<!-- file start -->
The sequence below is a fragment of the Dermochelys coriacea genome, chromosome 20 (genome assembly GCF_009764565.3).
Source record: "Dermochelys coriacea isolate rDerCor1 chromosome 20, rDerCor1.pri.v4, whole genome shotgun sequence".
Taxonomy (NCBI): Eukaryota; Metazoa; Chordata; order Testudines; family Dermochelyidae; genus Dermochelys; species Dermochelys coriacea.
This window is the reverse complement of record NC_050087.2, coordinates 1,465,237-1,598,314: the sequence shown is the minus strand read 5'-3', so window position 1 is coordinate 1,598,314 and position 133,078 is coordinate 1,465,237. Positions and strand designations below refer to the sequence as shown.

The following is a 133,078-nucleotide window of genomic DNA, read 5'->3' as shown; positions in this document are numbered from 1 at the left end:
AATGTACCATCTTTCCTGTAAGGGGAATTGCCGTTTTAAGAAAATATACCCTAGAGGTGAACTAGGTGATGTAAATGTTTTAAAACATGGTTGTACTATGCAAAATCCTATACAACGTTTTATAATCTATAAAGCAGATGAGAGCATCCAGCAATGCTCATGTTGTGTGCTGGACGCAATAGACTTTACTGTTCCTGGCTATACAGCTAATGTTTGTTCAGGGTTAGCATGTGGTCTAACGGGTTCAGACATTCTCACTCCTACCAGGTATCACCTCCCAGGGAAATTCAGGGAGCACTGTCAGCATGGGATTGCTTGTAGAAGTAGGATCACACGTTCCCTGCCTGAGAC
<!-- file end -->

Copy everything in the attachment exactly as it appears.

The sequence below is a fragment of the Dermochelys coriacea genome, chromosome 20 (genome assembly GCF_009764565.3).
Source record: "Dermochelys coriacea isolate rDerCor1 chromosome 20, rDerCor1.pri.v4, whole genome shotgun sequence".
Taxonomy (NCBI): Eukaryota; Metazoa; Chordata; order Testudines; family Dermochelyidae; genus Dermochelys; species Dermochelys coriacea.
This window is the reverse complement of record NC_050087.2, coordinates 1,465,237-1,598,314: the sequence shown is the minus strand read 5'-3', so window position 1 is coordinate 1,598,314 and position 133,078 is coordinate 1,465,237. Positions and strand designations below refer to the sequence as shown.

The following is a 133,078-nucleotide window of genomic DNA, read 5'->3' as shown; positions in this document are numbered from 1 at the left end:
AATGTACCATCTTTCCTGTAAGGGGAATTGCCGTTTTAAGAAAATATACCCTAGAGGTGAACTAGGTGATGTAAATGTTTTAAAACATGGTTGTACTATGCAAAATCCTATACAACGTTTTATAATCTATAAAGCAGATGAGAGCATCCAGCAATGCTCATGTTGTGTGCTGGACGCAATAGACTTTACTGTTCCTGGCTATACAGCTAATGTTTGTTCAGGGTTAGCATGTGGTCTAACGGGTTCAGACATTCTCACTCCTACCAGGTATCACCTCCCAGGGAAATTCAGGGAGCACTGTCAGCATGGGATTGCTTGTAGAAGTAGGATCACACGTTCCCTGCCTGAGAC